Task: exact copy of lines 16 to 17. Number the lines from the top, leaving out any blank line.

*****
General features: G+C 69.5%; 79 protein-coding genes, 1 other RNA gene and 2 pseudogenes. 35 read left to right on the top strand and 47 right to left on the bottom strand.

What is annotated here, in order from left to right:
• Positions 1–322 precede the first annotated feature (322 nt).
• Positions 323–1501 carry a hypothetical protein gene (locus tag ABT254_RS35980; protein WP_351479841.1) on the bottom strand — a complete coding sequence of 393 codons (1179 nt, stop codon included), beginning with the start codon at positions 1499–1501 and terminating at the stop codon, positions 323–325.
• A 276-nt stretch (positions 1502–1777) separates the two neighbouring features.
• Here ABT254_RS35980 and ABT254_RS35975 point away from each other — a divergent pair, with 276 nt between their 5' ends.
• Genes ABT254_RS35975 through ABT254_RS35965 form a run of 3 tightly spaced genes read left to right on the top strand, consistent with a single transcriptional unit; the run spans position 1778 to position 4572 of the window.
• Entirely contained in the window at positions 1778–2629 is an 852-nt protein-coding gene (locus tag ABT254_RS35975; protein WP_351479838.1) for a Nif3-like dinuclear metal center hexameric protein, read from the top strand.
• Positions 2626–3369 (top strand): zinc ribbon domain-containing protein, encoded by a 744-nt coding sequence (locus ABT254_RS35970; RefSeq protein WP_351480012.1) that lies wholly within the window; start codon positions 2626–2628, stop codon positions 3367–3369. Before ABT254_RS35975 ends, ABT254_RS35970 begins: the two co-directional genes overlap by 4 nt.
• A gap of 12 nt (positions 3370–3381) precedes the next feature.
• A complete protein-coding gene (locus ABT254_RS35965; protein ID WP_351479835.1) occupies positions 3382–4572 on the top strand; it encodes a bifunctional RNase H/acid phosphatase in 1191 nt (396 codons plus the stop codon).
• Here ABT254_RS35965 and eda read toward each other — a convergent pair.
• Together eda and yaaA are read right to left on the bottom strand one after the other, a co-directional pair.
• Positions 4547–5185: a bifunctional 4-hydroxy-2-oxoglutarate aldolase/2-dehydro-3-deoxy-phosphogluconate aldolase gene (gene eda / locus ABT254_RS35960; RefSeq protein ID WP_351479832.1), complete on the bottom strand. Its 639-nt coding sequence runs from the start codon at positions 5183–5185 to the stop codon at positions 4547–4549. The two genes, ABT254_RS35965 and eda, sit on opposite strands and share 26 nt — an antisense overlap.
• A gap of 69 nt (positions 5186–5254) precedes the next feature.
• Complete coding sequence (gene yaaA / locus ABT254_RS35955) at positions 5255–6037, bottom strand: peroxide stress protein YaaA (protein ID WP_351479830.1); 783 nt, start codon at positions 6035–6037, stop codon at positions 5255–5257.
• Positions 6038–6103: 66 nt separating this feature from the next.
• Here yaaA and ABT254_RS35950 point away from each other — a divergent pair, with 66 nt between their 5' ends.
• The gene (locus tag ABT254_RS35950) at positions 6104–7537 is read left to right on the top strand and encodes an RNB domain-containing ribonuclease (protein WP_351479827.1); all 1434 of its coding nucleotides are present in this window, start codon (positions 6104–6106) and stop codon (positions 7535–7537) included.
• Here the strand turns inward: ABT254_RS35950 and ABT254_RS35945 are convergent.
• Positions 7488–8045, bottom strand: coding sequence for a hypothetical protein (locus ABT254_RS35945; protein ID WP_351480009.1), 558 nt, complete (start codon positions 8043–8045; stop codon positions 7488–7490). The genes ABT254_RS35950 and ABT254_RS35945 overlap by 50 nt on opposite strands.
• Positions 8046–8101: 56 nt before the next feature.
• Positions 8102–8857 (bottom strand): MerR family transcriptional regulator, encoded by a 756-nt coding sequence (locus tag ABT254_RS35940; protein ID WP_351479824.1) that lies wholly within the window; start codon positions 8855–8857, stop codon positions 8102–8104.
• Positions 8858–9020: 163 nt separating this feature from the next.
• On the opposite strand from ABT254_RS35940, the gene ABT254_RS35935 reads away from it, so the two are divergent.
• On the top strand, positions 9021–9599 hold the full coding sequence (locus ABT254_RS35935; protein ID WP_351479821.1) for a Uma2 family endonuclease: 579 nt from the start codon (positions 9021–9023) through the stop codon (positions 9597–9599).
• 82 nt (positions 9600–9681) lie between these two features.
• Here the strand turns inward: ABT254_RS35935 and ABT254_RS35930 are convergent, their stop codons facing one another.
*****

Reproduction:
• Complete coding sequence (gene yaaA / locus ABT254_RS35955) at positions 5255–6037, bottom strand: peroxide stress protein YaaA (protein ID WP_351479830.1); 783 nt, start codon at positions 6035–6037, stop codon at positions 5255–5257.
• Positions 6038–6103: 66 nt separating this feature from the next.